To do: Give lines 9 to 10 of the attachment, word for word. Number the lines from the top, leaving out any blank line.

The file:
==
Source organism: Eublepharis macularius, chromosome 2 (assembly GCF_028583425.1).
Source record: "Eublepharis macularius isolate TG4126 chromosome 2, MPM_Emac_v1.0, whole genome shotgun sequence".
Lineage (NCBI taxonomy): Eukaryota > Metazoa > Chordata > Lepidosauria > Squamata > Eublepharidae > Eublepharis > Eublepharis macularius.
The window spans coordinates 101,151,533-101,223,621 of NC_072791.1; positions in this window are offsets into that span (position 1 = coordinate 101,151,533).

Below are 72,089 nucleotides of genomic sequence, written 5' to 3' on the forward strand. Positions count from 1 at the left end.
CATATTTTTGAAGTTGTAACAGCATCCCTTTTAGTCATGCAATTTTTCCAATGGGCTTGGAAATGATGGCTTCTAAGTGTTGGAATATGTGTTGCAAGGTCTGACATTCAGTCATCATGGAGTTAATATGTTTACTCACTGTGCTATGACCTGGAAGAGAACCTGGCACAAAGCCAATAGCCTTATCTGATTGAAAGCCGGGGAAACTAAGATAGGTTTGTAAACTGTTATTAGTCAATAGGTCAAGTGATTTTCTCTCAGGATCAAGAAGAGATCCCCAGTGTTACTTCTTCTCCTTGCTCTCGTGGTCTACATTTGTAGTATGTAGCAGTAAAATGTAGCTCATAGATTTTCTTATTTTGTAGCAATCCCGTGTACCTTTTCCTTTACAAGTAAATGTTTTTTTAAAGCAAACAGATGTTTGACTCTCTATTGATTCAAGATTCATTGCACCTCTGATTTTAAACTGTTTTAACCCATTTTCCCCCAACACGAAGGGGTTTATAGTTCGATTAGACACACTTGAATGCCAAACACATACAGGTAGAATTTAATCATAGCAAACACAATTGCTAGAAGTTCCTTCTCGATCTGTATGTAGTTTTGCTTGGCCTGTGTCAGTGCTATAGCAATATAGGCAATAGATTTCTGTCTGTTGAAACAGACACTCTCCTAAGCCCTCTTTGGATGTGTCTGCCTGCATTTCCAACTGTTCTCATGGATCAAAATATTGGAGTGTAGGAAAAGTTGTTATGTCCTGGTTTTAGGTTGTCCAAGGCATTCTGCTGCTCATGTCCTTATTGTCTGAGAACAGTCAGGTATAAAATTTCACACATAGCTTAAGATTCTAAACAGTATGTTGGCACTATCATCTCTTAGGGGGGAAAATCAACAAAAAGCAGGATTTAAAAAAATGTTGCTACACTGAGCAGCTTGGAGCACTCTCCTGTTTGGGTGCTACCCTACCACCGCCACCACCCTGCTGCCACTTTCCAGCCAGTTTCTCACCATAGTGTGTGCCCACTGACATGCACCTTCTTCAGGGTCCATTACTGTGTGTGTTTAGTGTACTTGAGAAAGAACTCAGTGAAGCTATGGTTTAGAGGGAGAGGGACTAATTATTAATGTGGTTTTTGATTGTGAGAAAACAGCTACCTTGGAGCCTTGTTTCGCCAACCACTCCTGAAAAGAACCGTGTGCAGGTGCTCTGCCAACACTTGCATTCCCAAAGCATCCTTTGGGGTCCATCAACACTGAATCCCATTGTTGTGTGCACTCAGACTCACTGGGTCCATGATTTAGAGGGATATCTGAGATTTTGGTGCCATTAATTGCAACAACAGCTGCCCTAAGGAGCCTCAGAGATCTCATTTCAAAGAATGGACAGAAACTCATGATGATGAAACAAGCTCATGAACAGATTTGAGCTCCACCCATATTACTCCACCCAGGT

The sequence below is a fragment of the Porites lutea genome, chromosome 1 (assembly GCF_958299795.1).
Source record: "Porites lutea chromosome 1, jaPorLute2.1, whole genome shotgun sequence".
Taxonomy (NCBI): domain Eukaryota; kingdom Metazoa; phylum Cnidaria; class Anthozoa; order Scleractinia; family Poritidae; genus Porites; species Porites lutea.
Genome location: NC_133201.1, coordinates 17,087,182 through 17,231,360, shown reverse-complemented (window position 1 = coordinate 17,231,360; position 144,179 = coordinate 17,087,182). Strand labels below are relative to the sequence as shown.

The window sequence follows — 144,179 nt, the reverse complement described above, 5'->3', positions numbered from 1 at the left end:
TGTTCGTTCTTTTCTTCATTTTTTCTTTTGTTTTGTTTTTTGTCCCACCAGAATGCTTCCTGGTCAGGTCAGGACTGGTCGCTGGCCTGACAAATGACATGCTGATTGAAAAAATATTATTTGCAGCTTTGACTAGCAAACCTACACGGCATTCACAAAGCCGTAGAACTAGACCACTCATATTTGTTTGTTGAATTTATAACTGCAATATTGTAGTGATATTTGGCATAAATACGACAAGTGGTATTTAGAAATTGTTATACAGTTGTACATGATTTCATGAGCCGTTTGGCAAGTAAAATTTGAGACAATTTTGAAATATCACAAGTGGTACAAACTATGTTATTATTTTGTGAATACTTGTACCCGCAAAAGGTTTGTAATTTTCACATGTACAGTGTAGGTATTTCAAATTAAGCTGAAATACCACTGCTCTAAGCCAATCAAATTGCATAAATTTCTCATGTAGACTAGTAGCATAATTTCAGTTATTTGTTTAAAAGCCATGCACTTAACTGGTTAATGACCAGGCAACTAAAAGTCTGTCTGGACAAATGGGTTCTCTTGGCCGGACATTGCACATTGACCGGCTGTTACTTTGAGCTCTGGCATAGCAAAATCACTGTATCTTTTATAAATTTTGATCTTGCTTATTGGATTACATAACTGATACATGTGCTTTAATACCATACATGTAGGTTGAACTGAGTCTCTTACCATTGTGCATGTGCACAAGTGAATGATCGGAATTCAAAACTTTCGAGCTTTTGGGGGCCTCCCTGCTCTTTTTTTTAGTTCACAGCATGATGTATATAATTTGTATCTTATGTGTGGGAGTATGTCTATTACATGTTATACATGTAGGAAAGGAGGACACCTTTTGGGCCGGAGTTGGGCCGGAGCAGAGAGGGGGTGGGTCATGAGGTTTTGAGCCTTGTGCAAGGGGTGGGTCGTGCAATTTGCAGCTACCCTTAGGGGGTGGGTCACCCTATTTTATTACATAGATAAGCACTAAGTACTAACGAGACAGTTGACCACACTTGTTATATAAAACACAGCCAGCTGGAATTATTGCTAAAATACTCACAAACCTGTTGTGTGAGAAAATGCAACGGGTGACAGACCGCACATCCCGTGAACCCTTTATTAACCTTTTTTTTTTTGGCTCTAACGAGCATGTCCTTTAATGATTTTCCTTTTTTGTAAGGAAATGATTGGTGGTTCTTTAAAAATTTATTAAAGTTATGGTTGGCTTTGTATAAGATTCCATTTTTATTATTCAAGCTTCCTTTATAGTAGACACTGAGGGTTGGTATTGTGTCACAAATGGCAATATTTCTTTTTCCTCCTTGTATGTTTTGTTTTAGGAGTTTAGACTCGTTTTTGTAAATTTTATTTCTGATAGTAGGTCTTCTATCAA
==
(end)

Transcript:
Taxonomy (NCBI): domain Eukaryota; kingdom Metazoa; phylum Cnidaria; class Anthozoa; order Scleractinia; family Poritidae; genus Porites; species Porites lutea.
Genome location: NC_133201.1, coordinates 17,087,182 through 17,231,360, shown reverse-complemented (window position 1 = coordinate 17,231,360; position 144,179 = coordinate 17,087,182). Strand labels below are relative to the sequence as shown.